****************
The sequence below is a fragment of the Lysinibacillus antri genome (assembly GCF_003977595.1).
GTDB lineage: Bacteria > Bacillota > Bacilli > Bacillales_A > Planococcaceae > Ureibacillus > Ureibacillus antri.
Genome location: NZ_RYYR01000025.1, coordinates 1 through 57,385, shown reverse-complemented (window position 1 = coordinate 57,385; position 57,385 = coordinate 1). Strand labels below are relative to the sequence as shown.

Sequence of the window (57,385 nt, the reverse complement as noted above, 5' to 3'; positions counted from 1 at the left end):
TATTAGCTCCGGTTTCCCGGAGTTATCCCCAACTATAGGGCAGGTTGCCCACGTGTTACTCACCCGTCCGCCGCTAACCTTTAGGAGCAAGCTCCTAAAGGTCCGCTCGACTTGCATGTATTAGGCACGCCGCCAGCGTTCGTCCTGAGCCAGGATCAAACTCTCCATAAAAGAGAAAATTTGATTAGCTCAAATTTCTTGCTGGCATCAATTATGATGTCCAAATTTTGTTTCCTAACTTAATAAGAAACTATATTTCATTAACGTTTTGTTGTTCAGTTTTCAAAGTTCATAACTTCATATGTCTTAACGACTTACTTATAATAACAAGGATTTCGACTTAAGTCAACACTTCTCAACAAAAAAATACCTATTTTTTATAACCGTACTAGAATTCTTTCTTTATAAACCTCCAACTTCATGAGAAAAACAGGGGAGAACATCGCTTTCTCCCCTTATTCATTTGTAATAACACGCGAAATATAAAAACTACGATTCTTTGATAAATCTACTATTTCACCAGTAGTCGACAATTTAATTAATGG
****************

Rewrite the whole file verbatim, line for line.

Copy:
The sequence below is a fragment of the Lysinibacillus antri genome (assembly GCF_003977595.1).
GTDB lineage: Bacteria > Bacillota > Bacilli > Bacillales_A > Planococcaceae > Ureibacillus > Ureibacillus antri.
Genome location: NZ_RYYR01000025.1, coordinates 1 through 57,385, shown reverse-complemented (window position 1 = coordinate 57,385; position 57,385 = coordinate 1). Strand labels below are relative to the sequence as shown.

Sequence of the window (57,385 nt, the reverse complement as noted above, 5' to 3'; positions counted from 1 at the left end):
TATTAGCTCCGGTTTCCCGGAGTTATCCCCAACTATAGGGCAGGTTGCCCACGTGTTACTCACCCGTCCGCCGCTAACCTTTAGGAGCAAGCTCCTAAAGGTCCGCTCGACTTGCATGTATTAGGCACGCCGCCAGCGTTCGTCCTGAGCCAGGATCAAACTCTCCATAAAAGAGAAAATTTGATTAGCTCAAATTTCTTGCTGGCATCAATTATGATGTCCAAATTTTGTTTCCTAACTTAATAAGAAACTATATTTCATTAACGTTTTGTTGTTCAGTTTTCAAAGTTCATAACTTCATATGTCTTAACGACTTACTTATAATAACAAGGATTTCGACTTAAGTCAACACTTCTCAACAAAAAAATACCTATTTTTTATAACCGTACTAGAATTCTTTCTTTATAAACCTCCAACTTCATGAGAAAAACAGGGGAGAACATCGCTTTCTCCCCTTATTCATTTGTAATAACACGCGAAATATAAAAACTACGATTCTTTGATAAATCTACTATTTCACCAGTAGTCGACAATTTAATTAATGG